With the collapse of the Byzantine Empire in 1453, the Georgian Kingdom found itself in a difficult position. The last king of united Georgia, King Giorgi VIII (1446 - 1466), was diligent in uniting the east Georgian Kingdom (with the bloodline of King David Ulu on his father’s side) and the west Georgian Kingdom (with the bloodline of King David Narini on his mother’s side), which was particularly important for the legitimization of the Royal branch of the united Georgia.
During the rule of Giorgi VIII as king of united Georgia, the Ottomans fractured the coalition between Georgia and the rest of Europe. This led to the break of the united Georgian Kingdom into three provincial kingdoms: Kakheti, Kartli, and Imereti. In 1466, King Giorgi VIII was forced to move to Kakheti, where he established the independent Kakheti kingdom. Although he continued to fight for the restored unification of the country under his crown, the prevailing politics of the region at this point in history did not permit this.
In the following centuries, many of King Giorgi VIII’s direct descendants, the representatives of the Kakhetian Royal branch, continued with this struggle for political unification. Some of them were successful, such as King Teimuraz I (1605-1648). In 1625, he united two kingdoms and became the king of the united Kartli-Kakheti Kingdom. Unfortunately, in 1648, the Iranians abolished this important unification when they invaded Georgia. King Erekle I, the grandson of King Teimuraz I, who reigned over Kartli between 1688 and 1703, tried to unite the two kingdoms again. Yet he was unsuccessful as Iran prevented restoration. Further efforts at unification were sought by the representatives of the Kakhetian Royal branch. For example, King Alexander III, who ruled in Kartli between 1735 and 1737, sought unification. So did his successor, King Teimuraz II, who became the King of Kartli in 1744. But it was his son, Erekle II of Kakheti, who finally succeeded in uniting the two kingdoms after his father died in 1762. Thereby, Erekle II became the king of the united kingdom of Kartli-Kakheti (Georgia).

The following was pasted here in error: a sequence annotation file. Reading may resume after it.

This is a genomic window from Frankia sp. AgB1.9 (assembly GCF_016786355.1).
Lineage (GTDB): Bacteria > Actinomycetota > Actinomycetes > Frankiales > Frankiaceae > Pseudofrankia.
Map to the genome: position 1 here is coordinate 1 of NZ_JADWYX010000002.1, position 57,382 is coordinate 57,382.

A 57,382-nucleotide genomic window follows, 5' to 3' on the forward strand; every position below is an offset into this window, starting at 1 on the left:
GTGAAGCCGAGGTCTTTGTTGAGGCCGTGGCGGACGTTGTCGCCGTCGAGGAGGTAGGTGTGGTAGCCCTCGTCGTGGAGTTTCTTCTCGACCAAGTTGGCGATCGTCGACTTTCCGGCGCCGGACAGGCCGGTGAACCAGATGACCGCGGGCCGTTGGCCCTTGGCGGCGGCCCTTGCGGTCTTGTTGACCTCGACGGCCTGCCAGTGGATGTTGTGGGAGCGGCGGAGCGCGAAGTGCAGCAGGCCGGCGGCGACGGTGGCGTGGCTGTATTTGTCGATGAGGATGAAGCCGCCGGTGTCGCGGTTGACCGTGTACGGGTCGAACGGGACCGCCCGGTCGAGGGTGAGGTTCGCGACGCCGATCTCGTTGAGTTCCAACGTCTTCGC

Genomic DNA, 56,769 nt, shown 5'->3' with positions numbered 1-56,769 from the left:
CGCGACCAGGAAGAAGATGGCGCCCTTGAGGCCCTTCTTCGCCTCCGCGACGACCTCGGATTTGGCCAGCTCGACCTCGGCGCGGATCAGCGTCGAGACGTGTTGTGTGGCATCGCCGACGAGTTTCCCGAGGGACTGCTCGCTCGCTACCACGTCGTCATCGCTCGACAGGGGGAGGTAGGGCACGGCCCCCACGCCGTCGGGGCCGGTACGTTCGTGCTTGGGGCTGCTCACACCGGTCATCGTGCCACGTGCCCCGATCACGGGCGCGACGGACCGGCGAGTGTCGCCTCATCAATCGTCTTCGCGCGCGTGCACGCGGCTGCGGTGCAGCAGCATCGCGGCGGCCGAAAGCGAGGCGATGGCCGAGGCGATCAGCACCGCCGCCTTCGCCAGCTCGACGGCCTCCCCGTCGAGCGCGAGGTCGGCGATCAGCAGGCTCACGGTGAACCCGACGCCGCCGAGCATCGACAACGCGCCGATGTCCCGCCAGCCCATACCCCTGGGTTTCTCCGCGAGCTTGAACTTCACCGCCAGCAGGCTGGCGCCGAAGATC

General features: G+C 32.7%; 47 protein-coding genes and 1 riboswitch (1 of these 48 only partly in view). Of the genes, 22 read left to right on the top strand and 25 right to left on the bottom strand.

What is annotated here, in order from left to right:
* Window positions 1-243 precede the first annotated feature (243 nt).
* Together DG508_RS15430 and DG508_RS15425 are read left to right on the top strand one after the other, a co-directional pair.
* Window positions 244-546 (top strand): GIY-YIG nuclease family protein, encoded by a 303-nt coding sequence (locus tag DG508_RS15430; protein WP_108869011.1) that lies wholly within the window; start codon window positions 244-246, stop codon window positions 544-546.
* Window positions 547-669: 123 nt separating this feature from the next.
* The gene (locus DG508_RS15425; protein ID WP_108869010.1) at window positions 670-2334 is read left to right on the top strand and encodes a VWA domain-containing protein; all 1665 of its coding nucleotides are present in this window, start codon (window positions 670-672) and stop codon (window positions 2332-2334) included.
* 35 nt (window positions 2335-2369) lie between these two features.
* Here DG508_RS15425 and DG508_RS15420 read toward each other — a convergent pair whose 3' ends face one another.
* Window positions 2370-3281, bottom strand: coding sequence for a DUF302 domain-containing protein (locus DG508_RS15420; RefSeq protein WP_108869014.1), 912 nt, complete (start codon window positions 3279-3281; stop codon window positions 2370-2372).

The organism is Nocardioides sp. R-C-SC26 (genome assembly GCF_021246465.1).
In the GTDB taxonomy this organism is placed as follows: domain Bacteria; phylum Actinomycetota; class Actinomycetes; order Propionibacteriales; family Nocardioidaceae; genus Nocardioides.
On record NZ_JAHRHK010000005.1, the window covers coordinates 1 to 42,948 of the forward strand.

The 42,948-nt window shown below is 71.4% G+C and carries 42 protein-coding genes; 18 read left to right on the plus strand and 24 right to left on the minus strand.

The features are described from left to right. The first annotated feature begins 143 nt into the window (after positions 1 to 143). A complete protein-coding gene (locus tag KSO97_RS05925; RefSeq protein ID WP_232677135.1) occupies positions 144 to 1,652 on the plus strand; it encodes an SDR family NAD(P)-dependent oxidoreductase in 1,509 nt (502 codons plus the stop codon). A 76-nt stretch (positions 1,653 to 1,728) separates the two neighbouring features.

The year 1790 was marked by the so-called “Treaty of the Iberians”, whereby King Erekle II was recognized as the sovereign of all Georgians: “the father of them all”. The treaty was signed by the Patriarch of Georgia, the Imeretian King Solomon II, Grigol Dadiani (Prince of Mengrelia), and Simon Gurieli (Prince of Guria). The status of King Erekle II was later inherited by his son, Giorgi XII, who was the last King of Georgia.
In 1801, the Russian Emperor tragically abolished the Georgian monarchy, but the titles and honours of the heirs to the throne were still recognized and retained by the descendants of King Erekle II and Giorgi XII. During this time, in 1801, the Georgian royal family (the ancestors of HRH Crown Prince Nugzar Bagrationi-Gruzinski) found itself exiled by the Russian Empire. No one from the other Bagration lines (the Bagrationi-Mukhranski, the Bagrationi-Davitishvili, and the Bagrationi-Babadishi lines) was exiled to Russia because these other lines were merely high nobles with no right or claim to the throne of Georgia.